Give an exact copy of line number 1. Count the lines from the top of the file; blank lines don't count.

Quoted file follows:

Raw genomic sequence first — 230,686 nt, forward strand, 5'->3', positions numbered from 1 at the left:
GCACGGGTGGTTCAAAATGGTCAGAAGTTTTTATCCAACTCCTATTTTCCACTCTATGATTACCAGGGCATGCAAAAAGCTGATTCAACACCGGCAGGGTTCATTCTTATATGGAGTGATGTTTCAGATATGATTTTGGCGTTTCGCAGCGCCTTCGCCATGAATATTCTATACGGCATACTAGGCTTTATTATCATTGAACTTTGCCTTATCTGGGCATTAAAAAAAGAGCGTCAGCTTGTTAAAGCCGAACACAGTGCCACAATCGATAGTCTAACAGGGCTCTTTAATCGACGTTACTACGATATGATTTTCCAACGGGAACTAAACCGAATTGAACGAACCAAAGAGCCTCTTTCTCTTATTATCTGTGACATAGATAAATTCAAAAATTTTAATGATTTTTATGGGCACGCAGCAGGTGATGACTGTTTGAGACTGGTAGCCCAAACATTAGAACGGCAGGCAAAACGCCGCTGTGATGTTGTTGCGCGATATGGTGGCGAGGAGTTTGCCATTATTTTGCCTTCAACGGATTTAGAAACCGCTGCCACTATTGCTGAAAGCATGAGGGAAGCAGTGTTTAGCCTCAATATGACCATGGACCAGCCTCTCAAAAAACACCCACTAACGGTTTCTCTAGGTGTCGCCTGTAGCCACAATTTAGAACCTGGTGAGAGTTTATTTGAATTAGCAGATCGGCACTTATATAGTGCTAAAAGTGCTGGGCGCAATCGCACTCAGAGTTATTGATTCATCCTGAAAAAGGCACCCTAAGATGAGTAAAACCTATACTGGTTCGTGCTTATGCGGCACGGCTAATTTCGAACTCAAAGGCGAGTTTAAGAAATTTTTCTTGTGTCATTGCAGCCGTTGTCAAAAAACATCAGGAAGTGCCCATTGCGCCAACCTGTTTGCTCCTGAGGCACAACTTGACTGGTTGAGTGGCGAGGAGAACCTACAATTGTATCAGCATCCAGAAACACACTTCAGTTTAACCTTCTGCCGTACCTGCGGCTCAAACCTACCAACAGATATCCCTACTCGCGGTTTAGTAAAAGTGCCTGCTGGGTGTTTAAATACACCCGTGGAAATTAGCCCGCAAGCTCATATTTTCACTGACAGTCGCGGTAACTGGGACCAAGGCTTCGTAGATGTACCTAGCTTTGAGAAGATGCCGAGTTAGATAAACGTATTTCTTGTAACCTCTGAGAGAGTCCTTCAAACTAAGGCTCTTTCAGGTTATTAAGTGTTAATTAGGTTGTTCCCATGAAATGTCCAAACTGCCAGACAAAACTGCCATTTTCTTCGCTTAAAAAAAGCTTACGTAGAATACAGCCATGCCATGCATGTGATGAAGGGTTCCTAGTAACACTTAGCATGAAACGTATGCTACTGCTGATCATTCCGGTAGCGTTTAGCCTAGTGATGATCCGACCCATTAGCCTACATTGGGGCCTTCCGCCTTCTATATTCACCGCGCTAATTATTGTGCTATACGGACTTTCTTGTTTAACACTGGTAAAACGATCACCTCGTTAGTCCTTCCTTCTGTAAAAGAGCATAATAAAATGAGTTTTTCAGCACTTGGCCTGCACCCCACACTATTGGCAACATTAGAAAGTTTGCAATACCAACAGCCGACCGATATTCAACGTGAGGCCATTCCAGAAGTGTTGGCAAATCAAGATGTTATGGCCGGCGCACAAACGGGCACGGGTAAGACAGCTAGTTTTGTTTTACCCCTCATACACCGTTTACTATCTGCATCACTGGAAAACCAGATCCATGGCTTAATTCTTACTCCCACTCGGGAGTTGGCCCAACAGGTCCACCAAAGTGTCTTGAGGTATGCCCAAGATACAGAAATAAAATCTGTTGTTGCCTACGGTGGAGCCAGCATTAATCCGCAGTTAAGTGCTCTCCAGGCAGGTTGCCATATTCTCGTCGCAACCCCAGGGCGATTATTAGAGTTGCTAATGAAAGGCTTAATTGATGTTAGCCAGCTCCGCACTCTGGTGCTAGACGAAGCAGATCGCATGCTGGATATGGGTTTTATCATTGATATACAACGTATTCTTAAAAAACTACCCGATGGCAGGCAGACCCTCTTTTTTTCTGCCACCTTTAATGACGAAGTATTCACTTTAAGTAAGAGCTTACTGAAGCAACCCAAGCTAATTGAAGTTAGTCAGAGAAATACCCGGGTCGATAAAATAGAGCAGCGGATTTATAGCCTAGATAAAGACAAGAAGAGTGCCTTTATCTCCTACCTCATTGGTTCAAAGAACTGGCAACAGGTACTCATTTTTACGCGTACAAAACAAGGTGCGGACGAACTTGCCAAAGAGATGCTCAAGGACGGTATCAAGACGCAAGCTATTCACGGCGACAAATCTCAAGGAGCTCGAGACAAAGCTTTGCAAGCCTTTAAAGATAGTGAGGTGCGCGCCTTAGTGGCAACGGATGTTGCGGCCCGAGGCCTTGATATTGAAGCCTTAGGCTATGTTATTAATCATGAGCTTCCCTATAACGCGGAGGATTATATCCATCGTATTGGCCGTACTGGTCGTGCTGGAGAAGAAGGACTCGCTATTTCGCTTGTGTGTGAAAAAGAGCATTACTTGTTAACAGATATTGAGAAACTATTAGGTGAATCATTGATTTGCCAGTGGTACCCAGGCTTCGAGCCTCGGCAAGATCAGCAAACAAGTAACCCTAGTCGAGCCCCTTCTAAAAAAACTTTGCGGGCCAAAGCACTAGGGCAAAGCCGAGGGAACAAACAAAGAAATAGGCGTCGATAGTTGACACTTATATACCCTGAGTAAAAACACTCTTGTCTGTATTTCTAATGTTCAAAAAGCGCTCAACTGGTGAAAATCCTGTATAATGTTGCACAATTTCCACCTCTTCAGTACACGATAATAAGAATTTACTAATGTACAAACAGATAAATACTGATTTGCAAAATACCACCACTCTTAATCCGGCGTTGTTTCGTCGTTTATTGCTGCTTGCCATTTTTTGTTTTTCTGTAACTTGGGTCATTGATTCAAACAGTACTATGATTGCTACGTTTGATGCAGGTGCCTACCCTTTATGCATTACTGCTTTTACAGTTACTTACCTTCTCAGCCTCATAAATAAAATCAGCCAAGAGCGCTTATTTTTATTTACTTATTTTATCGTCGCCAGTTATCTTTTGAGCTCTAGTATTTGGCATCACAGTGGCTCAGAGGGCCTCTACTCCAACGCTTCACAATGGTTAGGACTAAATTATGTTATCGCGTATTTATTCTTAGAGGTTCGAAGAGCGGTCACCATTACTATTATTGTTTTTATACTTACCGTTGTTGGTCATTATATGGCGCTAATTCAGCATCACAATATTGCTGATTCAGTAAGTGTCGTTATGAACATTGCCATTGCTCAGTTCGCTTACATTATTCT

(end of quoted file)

Raw genomic sequence first — 230,686 nt, forward strand, 5'->3', positions numbered from 1 at the left: